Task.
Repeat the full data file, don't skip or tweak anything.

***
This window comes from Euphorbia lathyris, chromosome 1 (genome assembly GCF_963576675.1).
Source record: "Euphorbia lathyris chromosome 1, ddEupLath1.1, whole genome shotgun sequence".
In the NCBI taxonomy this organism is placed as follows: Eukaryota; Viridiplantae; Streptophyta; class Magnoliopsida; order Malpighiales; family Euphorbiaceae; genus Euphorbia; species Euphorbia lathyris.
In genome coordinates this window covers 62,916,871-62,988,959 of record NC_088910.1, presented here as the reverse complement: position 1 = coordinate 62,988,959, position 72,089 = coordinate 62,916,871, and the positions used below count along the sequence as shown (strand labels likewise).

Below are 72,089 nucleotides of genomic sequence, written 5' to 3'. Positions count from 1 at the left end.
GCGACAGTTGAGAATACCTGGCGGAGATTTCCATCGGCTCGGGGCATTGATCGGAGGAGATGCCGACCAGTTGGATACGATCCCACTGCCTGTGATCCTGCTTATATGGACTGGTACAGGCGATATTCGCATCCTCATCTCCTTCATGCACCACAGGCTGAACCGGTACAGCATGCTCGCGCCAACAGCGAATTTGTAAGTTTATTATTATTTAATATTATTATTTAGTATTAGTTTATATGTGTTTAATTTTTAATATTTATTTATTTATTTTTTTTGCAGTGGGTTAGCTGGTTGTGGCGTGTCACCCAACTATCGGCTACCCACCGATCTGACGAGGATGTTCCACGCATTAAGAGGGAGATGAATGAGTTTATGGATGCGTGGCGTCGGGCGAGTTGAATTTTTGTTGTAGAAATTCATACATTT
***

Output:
This window comes from Euphorbia lathyris, chromosome 1 (genome assembly GCF_963576675.1).
Source record: "Euphorbia lathyris chromosome 1, ddEupLath1.1, whole genome shotgun sequence".
In the NCBI taxonomy this organism is placed as follows: Eukaryota; Viridiplantae; Streptophyta; class Magnoliopsida; order Malpighiales; family Euphorbiaceae; genus Euphorbia; species Euphorbia lathyris.
In genome coordinates this window covers 62,916,871-62,988,959 of record NC_088910.1, presented here as the reverse complement: position 1 = coordinate 62,988,959, position 72,089 = coordinate 62,916,871, and the positions used below count along the sequence as shown (strand labels likewise).

Below are 72,089 nucleotides of genomic sequence, written 5' to 3'. Positions count from 1 at the left end.
GCGACAGTTGAGAATACCTGGCGGAGATTTCCATCGGCTCGGGGCATTGATCGGAGGAGATGCCGACCAGTTGGATACGATCCCACTGCCTGTGATCCTGCTTATATGGACTGGTACAGGCGATATTCGCATCCTCATCTCCTTCATGCACCACAGGCTGAACCGGTACAGCATGCTCGCGCCAACAGCGAATTTGTAAGTTTATTATTATTTAATATTATTATTTAGTATTAGTTTATATGTGTTTAATTTTTAATATTTATTTATTTATTTTTTTTGCAGTGGGTTAGCTGGTTGTGGCGTGTCACCCAACTATCGGCTACCCACCGATCTGACGAGGATGTTCCACGCATTAAGAGGGAGATGAATGAGTTTATGGATGCGTGGCGTCGGGCGAGTTGAATTTTTGTTGTAGAAATTCATACATTT